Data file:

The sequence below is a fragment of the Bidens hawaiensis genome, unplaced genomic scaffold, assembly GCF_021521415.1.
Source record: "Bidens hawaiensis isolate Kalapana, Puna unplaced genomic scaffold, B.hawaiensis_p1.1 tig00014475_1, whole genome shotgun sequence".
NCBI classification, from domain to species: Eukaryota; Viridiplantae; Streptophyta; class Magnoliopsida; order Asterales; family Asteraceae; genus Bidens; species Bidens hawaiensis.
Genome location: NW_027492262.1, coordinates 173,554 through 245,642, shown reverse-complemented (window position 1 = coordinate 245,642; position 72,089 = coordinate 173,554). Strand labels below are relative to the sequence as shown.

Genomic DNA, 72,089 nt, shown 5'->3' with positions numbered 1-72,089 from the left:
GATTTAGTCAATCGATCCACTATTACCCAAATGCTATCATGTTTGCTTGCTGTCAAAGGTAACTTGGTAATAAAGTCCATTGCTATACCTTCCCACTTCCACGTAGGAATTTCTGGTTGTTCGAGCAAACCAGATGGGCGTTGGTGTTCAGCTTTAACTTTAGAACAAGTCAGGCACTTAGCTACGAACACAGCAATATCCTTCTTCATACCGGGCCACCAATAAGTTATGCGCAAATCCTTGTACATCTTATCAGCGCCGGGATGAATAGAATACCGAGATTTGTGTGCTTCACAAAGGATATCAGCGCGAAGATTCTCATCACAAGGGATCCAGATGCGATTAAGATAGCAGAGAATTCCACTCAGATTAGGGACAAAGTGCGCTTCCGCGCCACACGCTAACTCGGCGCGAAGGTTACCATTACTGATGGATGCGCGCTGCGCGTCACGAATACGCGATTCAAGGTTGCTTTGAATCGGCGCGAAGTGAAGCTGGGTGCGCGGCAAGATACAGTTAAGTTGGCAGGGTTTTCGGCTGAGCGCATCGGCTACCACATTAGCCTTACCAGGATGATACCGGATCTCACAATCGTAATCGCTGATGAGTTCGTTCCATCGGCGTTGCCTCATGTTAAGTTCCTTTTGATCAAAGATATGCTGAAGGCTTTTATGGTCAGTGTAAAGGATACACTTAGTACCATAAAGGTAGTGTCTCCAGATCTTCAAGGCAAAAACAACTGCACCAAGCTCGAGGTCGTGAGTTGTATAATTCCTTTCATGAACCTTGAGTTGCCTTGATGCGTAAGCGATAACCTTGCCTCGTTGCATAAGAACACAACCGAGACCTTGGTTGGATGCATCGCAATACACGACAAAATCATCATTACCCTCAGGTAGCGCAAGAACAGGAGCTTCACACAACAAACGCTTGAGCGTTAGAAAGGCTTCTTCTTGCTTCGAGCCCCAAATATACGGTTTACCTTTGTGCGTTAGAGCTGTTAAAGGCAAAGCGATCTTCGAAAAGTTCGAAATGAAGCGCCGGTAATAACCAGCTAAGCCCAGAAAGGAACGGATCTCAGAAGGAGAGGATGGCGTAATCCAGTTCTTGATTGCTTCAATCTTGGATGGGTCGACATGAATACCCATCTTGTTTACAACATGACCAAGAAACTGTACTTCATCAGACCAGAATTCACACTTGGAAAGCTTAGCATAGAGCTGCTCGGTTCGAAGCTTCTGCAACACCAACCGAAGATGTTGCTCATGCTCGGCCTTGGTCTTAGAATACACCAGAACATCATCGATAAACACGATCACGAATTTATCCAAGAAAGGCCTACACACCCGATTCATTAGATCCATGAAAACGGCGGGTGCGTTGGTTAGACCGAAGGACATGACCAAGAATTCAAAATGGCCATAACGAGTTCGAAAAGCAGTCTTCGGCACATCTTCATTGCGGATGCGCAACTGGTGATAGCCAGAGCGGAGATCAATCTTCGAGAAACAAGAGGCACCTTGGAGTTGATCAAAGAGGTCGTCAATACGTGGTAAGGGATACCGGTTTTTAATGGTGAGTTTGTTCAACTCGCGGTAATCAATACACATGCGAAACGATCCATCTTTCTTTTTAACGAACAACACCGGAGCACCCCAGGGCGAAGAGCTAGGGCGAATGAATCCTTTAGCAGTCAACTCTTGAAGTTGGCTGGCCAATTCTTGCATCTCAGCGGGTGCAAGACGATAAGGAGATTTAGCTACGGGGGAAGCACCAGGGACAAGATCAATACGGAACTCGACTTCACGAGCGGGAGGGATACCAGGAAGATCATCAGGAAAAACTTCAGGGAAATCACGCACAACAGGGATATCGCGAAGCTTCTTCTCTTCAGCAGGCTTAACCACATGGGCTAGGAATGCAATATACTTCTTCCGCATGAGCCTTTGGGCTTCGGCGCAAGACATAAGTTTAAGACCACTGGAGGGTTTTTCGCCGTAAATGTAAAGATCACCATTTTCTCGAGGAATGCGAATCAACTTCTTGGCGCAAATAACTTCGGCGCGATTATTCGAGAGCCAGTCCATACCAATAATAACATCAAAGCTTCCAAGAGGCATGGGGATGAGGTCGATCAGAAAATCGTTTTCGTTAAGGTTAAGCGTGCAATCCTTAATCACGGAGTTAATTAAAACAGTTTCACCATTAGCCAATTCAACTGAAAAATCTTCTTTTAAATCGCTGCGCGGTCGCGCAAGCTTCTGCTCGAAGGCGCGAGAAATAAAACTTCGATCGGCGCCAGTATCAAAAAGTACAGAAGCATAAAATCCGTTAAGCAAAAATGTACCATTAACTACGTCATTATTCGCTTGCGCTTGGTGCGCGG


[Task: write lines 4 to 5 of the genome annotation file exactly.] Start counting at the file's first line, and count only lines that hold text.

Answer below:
Genome location: NW_027492262.1, coordinates 173,554 through 245,642, shown reverse-complemented (window position 1 = coordinate 245,642; position 72,089 = coordinate 173,554). Strand labels below are relative to the sequence as shown.

Genomic DNA, 72,089 nt, shown 5'->3' with positions numbered 1-72,089 from the left: